Corneal Ulcers are a frequent occurrence in horses. I swear, they must find any bush or tree or shrub and intentionally stick their head directly in it with their eyes wide open. Horses really aren’t the smartest creatures on the planet. The smallest piece of sand or tiny little branch can wreak havoc on horse’s eyes, and a small abrasion on the eye can result in a defect of the cornea and a corneal ulcer. Corneal ulcers can range from superficial to deep and even can risk perforating the eye completely. A perforated eye can be disastrous for both horse and owner.

Springhill Equine Veterinary Clinic

Corneal ulcers can present similarly to uveitis. You may notice tearing, swelling, and squinting. If you ever notice any of these signs, it is your cue to call your veterinarian. Do not pass go, do not collect $200, just call your vet. An ulcer that is treated quickly and effectively can heal within days. Left untreated, a corneal ulcer can become a melting ulcer, or worse, can perforate the eye within days. Once diagnosed with an ulcer, your veterinarian will prescribe a very specific treatment regime that can range from 2-3 times a day medications to every 2 hours medications, depending on the severity of the ulcer. Trust me, they do not prescribe every 2 hours medications just for fun. They know exactly how much effort it takes but they also know that if you follow their instructions, it is very likely that the ulcer will heal and your horse will have a functional, seeing eye.

Occasionally, treatment may require the insertion of a subpalpebral lavage. A subpalpebral lavage, or SPL, is a system made up of tubing that is placed through your horse’s upper or lower eyelid and held in place by a footplate that rests inside the eyelid along the conjunctiva. The tubing is then weaved through your horse’s mane and a catheter with an injection cap is secured to the end. This system allows for easy medication administration directly to the eye without having to manipulate the eye itself.  SPLs are reserved for severe cases which require frequent administration of numerous medications.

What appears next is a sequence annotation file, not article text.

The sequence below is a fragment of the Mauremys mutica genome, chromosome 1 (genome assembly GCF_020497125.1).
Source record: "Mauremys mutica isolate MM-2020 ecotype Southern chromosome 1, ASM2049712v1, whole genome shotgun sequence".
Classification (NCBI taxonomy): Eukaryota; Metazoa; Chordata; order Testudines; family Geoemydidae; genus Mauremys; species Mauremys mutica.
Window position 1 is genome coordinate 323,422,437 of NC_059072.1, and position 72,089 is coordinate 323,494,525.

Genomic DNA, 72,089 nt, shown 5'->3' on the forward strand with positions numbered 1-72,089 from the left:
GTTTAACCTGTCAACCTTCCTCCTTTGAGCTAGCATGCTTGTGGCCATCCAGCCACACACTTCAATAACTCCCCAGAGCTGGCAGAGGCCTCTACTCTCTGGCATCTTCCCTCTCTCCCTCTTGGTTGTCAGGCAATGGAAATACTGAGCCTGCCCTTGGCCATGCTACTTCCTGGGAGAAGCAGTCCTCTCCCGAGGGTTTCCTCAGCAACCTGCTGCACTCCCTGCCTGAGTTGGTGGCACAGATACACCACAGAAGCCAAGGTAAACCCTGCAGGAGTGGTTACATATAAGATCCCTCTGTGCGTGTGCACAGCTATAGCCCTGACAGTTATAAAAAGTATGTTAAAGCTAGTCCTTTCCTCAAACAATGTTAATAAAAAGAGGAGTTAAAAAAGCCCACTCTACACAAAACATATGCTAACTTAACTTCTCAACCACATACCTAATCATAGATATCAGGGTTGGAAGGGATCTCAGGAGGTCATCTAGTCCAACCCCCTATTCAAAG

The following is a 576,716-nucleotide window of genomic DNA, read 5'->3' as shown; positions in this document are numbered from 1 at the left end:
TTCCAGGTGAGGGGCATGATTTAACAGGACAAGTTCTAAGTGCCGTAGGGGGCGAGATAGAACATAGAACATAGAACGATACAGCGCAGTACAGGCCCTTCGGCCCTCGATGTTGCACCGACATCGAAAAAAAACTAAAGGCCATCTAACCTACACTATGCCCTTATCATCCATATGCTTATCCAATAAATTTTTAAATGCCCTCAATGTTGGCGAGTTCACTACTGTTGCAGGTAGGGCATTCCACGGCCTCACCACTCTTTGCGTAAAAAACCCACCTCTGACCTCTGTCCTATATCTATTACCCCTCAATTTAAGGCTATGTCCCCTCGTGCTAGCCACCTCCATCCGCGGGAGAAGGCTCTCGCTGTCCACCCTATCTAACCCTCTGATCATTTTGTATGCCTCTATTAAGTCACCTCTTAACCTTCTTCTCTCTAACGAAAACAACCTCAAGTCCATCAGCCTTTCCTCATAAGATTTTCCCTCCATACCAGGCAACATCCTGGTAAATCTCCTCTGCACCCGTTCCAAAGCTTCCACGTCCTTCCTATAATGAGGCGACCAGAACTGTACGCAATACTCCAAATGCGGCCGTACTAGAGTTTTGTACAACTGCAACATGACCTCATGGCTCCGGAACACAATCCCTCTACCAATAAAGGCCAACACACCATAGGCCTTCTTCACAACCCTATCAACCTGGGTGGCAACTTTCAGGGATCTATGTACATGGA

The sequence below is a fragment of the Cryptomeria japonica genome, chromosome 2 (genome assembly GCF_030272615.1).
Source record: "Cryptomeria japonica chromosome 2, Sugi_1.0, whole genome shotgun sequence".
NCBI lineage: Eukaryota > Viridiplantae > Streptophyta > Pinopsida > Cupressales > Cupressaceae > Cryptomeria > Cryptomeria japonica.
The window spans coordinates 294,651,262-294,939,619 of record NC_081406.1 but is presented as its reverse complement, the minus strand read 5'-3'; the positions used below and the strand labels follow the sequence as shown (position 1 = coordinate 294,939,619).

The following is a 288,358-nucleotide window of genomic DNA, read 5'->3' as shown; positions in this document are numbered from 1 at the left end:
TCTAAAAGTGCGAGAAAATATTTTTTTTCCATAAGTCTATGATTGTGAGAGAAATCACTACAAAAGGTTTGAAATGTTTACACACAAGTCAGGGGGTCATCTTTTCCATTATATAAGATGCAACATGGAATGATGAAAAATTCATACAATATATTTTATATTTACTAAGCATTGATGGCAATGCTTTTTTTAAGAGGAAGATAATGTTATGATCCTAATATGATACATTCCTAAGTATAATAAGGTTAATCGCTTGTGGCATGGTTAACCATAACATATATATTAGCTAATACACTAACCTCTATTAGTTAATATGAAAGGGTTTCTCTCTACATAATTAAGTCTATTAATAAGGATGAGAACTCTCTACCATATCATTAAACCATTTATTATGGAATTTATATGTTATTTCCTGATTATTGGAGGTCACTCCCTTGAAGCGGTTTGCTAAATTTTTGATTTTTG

While corneal ulcers can be simple and resolve quickly, they can also cause major problems and lead to long-term dysfunction of the eye. I cannot stress this enough: if you think your horse has a problem with his eyes, call your veterinarian immediately

Stayed tuned for next week’s Part 2 on eyes.

Until then,


P.S. If you can’t wait a week to learn more about eyes, head on over to the Podcast Page and scroll down through the Straight from the Horse Doctor’s Mouth library. There are several episodes on eyes, more than enough to tide you over for a week. There are nearly 100 episodes altogether so far, which is a lot of horse doctor knowledge. That’s nearly as valuable as cat knowledge. Nearly.

Tuesdays with Tony is the official blog of Tony the Clinic Cat at Springhill Equine Veterinary Clinic in Newberry, Florida. If you liked this blog, please subscribe below, and share it with your friends on social media! For more information, please call us at (352) 472-1620, visit our website at SpringhillEquine.com, or follow us on Facebook!